The cam timing gears are right on the mark, took it apart Friday night to be sure. I cannot see how the valve timing could be off, there is no way to assemble it incorrectly. It has a fresh valve job with new valves and fresh ground seats. We checked the valve seating, and a dab of lapping compound removed the dye on the seats and valves immediately. They should be set at .015 clearance, as I stated before, I confirmed my settings twice after I set them ( In the past I had an MG Midget, and an A-H Sprite, they need the valves set every 3000 miles). We have confirmed, re-confirmed and re-confirmed the ignition timing and we were at TDC with closed valves many times. The car has a new wiring harness, so old wiring is not an issue. I don't remember the exact figures we came up with but there was more than 6.5 volts at the battery, and it was roughly the same at the coil, maybe a tenth or so different, but we are using a cheap voltage tester. The distributor rotor turns counterclockwise, I have watched it turn as the engine cranks. Yes the firing order is correct, it also has been re-confirmed many times. I will try advancing the timing tonight. This is the third new engine we have put back in a car this summer. We replaced the hi performance 289 in a '65 Falcon Sprint, and put a very similar engine to my T engine in a '26 roadster. They both started for us will minor adjustments
I forgot to add, we have squirted oil in the cylinders, several times. Need to see if we have an intake leak, and advance the distributor to past TDC tonight.
If you are using 1 of the Walbro type Kohler engine carbs it could have gummed up sitting.3 months is long enough for the jets in it to clog up with what fuel was left in it after removal.
You would need to get a kit for it with the 2 welch plugs and take those out and soak and clean it if it is the problem.
Lapping valves, the quick removal of the die you mention bugs me a bit because it normaly takes awhile to really lap a valve good and the valve should have a grey area all the way around it showing where the cut was made.Just removeing the die may not have removed enough material to get a good seat.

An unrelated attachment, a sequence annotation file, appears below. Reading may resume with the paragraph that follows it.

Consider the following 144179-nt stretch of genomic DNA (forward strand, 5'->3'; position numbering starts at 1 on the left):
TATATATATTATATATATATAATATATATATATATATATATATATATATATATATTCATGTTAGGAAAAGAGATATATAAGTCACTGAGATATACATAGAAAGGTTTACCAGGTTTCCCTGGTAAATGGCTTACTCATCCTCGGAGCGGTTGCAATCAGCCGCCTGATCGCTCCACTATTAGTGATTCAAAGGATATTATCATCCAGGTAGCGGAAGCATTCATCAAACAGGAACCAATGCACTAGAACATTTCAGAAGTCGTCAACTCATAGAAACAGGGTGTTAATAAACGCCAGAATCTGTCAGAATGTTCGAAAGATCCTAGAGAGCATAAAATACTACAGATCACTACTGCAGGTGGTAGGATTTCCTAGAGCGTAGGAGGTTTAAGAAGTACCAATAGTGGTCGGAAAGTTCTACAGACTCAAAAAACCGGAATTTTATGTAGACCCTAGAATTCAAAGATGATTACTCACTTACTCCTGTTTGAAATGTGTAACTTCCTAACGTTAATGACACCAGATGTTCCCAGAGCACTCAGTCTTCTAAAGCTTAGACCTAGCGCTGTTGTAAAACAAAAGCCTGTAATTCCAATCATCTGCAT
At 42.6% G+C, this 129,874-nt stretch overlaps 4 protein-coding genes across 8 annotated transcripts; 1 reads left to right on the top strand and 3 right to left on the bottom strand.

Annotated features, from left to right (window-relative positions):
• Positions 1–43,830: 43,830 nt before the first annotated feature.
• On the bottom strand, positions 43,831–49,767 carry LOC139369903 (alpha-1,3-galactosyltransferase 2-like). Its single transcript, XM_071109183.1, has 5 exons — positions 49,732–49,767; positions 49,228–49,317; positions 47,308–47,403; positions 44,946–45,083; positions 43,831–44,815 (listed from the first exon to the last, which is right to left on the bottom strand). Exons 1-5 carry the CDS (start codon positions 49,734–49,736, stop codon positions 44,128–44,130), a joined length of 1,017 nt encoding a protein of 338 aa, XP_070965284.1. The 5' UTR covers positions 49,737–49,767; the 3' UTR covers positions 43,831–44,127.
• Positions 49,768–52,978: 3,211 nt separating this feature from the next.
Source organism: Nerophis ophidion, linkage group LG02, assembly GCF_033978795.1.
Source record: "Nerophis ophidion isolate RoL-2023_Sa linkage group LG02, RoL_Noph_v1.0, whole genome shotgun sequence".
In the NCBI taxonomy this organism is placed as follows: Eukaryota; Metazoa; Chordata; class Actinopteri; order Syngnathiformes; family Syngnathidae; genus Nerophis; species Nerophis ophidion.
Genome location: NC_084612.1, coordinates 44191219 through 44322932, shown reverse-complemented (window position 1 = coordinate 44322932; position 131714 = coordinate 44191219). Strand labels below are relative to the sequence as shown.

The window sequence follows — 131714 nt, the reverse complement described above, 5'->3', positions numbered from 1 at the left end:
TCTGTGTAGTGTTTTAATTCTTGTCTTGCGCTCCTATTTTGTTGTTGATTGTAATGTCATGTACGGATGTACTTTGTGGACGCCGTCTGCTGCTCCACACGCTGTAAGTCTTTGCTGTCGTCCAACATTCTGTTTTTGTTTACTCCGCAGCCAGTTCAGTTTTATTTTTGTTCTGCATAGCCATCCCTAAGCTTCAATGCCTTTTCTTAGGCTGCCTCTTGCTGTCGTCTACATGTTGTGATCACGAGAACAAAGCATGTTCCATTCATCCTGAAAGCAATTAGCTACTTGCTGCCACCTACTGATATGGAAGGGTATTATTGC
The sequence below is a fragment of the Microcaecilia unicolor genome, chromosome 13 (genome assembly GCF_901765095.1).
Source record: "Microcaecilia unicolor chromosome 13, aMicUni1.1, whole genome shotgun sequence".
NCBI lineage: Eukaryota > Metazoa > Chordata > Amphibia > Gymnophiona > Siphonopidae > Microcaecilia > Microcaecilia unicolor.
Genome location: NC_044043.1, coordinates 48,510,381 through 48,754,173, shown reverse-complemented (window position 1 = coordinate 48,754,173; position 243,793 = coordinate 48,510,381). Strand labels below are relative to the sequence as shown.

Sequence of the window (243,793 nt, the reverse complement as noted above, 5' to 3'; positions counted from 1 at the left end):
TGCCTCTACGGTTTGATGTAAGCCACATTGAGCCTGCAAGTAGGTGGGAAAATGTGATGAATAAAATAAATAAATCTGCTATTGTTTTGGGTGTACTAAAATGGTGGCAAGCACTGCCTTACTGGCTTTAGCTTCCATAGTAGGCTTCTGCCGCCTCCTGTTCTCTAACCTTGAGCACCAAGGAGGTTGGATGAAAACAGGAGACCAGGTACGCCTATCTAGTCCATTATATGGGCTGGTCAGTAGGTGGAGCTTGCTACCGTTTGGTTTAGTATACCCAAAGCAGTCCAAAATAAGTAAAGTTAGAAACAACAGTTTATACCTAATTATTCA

When you say compression was poor, it would be on a engine that is not broke in good yet. That is the reason for the oil thru the plug hole on first start.
Since that does not help, that also tilts the table back towards a valve problem.
I was not very clear. The valve job was supposed to have already been done, we were just checking the valves to be checking them. The short block was professionally rebuilt some years ago by a respected engine builder in this area. I bought the engine off of a local T enthusiast who is retiring from the hobby due to age. He is a retired machinist. It was to go in a car he has not, and probably will not finish. He put together several T's and a couple of A's over the years. I have no doubt the engine is not correct. We pulled the stock cam he had put in, to replace it with in a Chaffin cam.
The carb came off of the tired engine in my car, was promptly drained, and dunked in solvent to clean it up. It only has couple of hundred miles on it since new, I do not imagine it is a problem, but thank you for your input.
I'm leaning on the intake manifold possibly leaking at this time, it is one thing I have not confirmed, and easy to check into. That and advancing the timing as advise above.
I still work, so it will not be until this evening that I will get to it